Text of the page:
Hi everybody, my name is Greta Neimanas and I’ll be writing a weekly column for Cycling Illustrated. Some of you may already know me but most of you probably don’t. Maybe you know me as “that chick with one arm” or something along those lines. (Pssst! People say that because I have one arm. It’s a noticeable physical feature similar to having blond hair.) Please, as endearing as it is to be referred to that way, just call me Greta. Hopefully, through this column, we can all get to know each other a little better.
I race for Exergy TWENTY12 and the U.S. Paralympic national team. 2012 was my second season with Exergy TWENTY12 (Previously known as Peanut Butter & Co. Team TWENTY12) and seventh season with the Paralympic team. In that time, I’ve had the privilege of representing Team USA at two Paralympic Games, brought home the super neat crystal UCI World Cup series overall trophy, have stood on the podium at track and road World Championships and have a few of those red, white, and blue zip-up shirts they give out at Nationals.
Like the school kids I talk to, maybe you’re wondering why I have one arm. Well, hold on to your seats because here’s the story. I was born without it. That’s it. It’s not hiding up my sleeve or behind my back, I don’t have a twin that chewed it off before I was born, it just stopped growing, simple and mysterious as that. If you’d like a more dramatic story, ask and I’ll feed you a line about playing with the lawnmower, a drill press, a wild animal attack or something else. I’ll do my best to entertain.
Growing up had its ups and downs and, like any other kid, I had to figure out my way in life and overcome any obstacles that appeared in my path. My parents, family, teachers and friends treated me like anyone else so there was no special treatment given. Sometimes my fake arm would break or fall off. Play would stop for a moment to reassemble myself then we were back at it.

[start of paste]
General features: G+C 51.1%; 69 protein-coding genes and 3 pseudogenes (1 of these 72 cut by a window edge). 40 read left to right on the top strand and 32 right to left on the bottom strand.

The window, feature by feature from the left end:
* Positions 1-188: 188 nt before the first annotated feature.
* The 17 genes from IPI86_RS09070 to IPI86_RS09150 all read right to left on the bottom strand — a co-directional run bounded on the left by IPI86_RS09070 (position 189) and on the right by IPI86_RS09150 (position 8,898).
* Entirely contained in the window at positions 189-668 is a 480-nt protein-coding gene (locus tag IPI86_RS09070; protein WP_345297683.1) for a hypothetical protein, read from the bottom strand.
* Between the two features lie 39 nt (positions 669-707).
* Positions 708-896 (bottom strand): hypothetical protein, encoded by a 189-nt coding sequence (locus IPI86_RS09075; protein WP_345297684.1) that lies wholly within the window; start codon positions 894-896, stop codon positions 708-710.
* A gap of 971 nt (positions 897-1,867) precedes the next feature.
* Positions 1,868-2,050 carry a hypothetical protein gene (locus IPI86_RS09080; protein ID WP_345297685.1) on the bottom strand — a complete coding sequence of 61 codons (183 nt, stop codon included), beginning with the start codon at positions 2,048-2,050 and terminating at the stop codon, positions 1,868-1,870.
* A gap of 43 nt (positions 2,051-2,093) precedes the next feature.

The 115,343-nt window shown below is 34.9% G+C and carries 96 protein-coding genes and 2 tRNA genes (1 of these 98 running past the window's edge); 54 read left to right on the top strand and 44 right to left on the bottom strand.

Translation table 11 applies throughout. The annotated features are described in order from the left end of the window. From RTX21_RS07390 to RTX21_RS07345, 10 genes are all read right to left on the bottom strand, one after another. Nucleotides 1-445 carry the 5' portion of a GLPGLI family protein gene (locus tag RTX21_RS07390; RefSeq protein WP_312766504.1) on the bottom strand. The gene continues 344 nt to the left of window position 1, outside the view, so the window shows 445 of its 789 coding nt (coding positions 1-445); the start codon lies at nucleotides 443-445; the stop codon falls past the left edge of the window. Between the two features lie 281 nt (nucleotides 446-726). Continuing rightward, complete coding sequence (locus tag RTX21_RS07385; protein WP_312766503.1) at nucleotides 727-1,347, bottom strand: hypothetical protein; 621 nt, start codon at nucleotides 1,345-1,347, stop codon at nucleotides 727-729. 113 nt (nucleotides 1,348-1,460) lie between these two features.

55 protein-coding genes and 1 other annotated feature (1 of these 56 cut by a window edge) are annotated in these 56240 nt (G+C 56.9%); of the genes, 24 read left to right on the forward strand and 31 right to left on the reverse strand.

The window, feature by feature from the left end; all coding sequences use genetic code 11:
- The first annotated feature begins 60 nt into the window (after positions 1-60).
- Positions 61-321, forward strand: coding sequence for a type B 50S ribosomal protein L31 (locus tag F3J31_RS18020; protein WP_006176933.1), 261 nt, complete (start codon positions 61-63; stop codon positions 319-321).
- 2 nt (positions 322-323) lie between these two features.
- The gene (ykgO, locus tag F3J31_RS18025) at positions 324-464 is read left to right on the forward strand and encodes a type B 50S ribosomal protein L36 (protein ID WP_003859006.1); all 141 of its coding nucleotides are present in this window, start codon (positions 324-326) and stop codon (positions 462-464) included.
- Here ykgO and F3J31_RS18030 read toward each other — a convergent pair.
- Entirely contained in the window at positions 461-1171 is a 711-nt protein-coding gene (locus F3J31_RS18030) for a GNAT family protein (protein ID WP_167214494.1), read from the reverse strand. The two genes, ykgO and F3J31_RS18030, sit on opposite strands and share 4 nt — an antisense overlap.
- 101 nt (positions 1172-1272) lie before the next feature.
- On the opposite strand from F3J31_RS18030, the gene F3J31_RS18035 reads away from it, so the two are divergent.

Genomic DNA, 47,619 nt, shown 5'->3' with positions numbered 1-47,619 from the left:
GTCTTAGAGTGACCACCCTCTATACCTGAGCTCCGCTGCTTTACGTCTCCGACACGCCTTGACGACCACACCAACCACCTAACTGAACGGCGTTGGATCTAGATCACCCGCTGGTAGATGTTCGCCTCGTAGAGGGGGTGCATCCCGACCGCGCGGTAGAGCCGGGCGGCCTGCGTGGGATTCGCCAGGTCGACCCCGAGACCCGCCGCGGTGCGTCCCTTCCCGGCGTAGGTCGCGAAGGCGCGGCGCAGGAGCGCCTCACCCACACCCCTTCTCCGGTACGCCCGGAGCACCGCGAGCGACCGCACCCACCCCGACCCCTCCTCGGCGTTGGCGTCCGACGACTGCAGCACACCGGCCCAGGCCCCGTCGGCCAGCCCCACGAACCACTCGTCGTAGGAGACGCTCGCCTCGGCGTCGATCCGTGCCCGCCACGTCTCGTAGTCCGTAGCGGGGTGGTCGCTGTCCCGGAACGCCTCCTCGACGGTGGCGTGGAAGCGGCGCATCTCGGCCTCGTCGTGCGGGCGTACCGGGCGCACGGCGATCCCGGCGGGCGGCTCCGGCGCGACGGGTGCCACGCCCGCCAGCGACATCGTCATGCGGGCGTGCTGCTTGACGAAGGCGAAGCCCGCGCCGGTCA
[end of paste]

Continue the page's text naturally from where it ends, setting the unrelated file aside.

I stumbled upon cycling in 2004 as a sophomore in high school. As the grand prize for winning an essay contest sponsored by U.S. Paralympics, a branch of the U.S. Olympic Committee, my mom and I went to the Athens Paralympics. Track cycling was the first sport that we saw. It blew my mind. Standing at the top of the track, watching athletes rip around the banking of the velodrome on fixed gear bikes, without brakes on tires one centimeter wide looked like the craziest, ridiculous, most amazing thing ever! I had to try it. As soon as we returned home, I joined a local cycling team, started racing then fell in love with the sport. Life took off from there. It led to almost five years as a resident athlete at the Olympic Training Center in Colorado Springs, dozens of stamps in the passport, meeting the people who would become my best friends and experiences I’ll never forget.
In this column, I’ll be writing about anything and everything- off season adventures, traveling, training and race reports with some nitty-gritty details you all crave, ups and downs of life as an athlete and racing in the women’s peloton here and abroad and other things that may not fit into those categories.
Something I’m really looking forward to doing here is developing good conversation with all of you about topics that appear in this column and anything else you want to know about. I’m an open book! Nothing is off limits and I’ll do my best to answer any and all questions you may have. Give feedback! Please! Tell me if you like what you’re reading and if you don’t comment and say “Greta, that last column was garbage. What the heck were you thinking when you wrote it?” You be honest with me and I’ll be honest with all of you.
Thanks for reading!